The Connecticut State College and University system has been and remains a grandiose public policymaking experiment. From consolidating our community colleges and regional universities under one administrative umbrella to merging 13 community colleges under a single unit, the system faced, and still faces, various political and financial hurdles.
One hurdle is student course transfers from a community college to a public regional university. It has been a difficult challenge for students and even for faculty and administrators to sort similar courses and curricula details. Even though public higher education in Connecticut is under a large administrative operation, few programs work effectively together on an issue like course transfers. In fact, last semester I helped co-chair a Southern Connecticut State University faculty senate ad hoc committee to investigate a “2+2,” or community college and university pathway for students.
Connecticut’s public higher education system has been underfunded for generations. It has also faced much scrutiny because of financial mismanagement. Even though the University of Connecticut is not tied to the CSCU system, it is a public land-grant university that has received notable attention because of the financial issues raised by itsprevious presidential administration.
Just as our public higher education system faces financial concerns and administrative reforms, a pandemic strikes. CSCU currently has a projected $69 million deficit and our community colleges have a student enrollment drop of 15% this semester. CSCU’s Board of Regents voted last week to use nearly half of its emergency reserves – $15 million – and almost the same amount in federal pandemic relief funding through the Lamont administration to plug the deficit. But these steps will hardly be enough this year or for future budgetary concerns.
Beyond deficits, system reforms, and enrollment concerns, our state higher education system faces a significant staffing issue. As a way to save costs, the Board of Regents recently instituted hiring freezes. Unions are not budging on additional concessions. This all takes place with the approach of 2022’s “silver tsunami,” when hundreds of faculty and staff are expected to retire since contract changes will affect many longtime employees. In fact, CSCU President Mark Ojakian announced his own retirement recently.
So our state higher education system continues to experience various challenges expected to continue for decades to come. What to do? Beyond the usual cuts, freezes, reserve-raiding and likely tuition increases, our public university system has remained in a major crossroads. We need to get beyond these administrative and financial hurdles. We must ensure continuity staffing through a tsunami of retirements and institute bold steps to maintain our public higher education system for the future.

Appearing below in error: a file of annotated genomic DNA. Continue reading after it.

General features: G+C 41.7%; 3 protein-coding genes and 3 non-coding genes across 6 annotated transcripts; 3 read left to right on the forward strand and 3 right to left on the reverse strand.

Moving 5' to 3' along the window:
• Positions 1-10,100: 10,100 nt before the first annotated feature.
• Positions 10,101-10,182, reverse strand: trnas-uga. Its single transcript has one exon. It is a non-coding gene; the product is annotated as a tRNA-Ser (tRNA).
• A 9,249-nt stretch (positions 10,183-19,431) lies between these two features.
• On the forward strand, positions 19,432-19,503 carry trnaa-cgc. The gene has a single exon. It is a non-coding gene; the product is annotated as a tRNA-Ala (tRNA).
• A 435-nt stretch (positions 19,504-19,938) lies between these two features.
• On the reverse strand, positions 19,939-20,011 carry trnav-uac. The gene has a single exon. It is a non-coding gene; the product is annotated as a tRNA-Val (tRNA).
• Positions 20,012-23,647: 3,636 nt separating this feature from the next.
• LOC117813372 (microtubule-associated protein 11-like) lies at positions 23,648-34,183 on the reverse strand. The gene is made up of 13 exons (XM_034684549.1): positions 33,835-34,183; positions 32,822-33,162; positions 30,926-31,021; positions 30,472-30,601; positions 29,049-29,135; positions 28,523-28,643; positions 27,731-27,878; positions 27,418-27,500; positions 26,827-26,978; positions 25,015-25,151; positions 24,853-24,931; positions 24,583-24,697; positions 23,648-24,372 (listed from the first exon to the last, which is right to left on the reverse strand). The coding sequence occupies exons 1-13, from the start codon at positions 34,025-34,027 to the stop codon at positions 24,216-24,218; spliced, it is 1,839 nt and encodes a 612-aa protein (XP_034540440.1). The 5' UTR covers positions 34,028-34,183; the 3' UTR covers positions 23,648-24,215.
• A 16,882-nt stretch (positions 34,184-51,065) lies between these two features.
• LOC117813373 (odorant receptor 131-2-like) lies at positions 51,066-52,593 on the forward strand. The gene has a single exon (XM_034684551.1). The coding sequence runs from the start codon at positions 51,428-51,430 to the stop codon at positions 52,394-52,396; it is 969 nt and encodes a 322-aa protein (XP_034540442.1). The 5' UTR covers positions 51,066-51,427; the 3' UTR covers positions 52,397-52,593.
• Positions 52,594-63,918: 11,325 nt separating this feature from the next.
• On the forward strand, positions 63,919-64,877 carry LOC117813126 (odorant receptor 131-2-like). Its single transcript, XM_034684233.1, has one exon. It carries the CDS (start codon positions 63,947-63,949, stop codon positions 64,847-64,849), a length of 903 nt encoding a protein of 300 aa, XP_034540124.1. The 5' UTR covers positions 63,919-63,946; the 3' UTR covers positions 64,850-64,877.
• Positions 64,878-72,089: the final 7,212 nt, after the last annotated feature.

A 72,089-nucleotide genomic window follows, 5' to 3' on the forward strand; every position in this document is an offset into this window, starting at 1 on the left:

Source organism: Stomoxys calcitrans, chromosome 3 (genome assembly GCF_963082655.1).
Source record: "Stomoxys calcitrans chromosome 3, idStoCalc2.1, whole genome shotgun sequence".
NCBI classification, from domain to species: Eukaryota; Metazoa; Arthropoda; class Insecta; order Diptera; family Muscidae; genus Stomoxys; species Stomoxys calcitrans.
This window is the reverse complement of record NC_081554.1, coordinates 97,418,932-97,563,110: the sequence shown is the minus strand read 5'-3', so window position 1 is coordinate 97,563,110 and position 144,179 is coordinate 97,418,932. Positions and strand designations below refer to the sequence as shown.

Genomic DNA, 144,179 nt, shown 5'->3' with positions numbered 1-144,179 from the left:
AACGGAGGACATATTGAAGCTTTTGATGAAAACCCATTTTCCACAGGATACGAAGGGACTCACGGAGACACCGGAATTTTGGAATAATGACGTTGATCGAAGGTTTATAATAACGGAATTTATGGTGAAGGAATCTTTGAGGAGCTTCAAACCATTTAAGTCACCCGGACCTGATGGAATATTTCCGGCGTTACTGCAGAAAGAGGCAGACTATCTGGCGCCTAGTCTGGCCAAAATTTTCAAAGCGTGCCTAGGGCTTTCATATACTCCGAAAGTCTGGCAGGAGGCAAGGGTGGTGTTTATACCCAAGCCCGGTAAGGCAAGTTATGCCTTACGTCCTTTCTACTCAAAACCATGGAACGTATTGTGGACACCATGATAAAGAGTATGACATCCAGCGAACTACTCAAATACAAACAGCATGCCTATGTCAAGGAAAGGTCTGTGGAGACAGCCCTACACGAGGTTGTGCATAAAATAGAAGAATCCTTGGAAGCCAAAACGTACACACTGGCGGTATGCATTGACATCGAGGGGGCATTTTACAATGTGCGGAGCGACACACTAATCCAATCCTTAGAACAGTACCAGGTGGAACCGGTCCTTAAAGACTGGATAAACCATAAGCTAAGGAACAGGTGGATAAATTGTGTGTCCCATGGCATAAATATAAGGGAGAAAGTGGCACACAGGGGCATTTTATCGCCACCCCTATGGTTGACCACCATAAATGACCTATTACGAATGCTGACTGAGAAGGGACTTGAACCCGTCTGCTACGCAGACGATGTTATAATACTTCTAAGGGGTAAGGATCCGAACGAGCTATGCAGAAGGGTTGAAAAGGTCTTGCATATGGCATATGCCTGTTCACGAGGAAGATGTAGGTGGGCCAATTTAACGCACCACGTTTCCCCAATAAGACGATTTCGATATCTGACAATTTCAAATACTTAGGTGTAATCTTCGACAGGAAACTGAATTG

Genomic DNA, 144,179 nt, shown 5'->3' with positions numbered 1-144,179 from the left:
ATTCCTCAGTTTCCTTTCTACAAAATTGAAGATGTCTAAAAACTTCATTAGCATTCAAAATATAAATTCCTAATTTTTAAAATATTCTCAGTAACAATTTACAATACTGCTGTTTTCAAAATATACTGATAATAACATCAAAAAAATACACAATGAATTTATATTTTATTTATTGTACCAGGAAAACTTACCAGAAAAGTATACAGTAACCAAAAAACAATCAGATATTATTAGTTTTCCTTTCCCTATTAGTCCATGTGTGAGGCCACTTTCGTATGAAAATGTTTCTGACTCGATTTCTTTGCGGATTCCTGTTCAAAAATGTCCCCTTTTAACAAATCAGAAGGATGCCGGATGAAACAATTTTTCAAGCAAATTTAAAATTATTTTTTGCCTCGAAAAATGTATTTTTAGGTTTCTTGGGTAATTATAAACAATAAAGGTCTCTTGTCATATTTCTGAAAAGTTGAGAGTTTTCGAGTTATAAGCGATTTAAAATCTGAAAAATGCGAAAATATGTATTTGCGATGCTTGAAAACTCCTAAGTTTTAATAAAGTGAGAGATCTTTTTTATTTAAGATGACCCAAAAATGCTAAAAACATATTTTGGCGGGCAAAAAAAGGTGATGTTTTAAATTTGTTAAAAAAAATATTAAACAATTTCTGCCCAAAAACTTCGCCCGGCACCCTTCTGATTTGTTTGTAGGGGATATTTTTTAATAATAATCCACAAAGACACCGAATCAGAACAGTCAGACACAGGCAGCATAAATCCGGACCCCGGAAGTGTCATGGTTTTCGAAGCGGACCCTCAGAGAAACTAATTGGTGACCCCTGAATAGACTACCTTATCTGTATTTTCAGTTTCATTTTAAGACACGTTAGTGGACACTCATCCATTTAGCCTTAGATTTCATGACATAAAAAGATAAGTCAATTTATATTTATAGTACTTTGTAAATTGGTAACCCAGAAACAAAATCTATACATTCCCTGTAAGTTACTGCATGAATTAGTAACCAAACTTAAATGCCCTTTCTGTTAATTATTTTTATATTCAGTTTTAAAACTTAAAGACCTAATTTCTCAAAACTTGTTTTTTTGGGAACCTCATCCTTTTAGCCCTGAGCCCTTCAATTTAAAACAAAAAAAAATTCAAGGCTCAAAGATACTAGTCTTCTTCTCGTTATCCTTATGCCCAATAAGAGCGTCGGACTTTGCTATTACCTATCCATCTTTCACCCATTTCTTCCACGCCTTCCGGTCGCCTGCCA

With a search for a system president in process, this is the opportune moment for candidates and also employees, students, and alumni to consider what needs to be addressed now and what needs to happen down the road to ensure the CSCU system’s long-term future. Higher education system leaders are often political appointees of elected officials.In this instance, the system is considering a search committee composed of higher education presidents’ appointees to decide the new president. This is a helpful start to reforming the CSCU system.
At the same time, what will the system face? Should further consolidation and merger measures remain on the table? How can we increase and retain student enrollment? How can we recruit and keep our staff? These are pressing issues, especially during a pandemic and an economic slowdown.
Adhering to the status quo of cuts, hiring freezes, and tuition increases is not sustainable. Instead, we should be informed and engaged in finding pathways to resolve our past, present, and future challenges within Connecticut’s public higher education system.
Jonathan L. Wharton, Ph.D. is associate professor of political science and urban affairs and the School of Graduate and Professional Studies Interim Associate Dean at Southern Connecticut State University in New Haven. He is also a frequent guest on WNPR’s Wheelhouse radio show.
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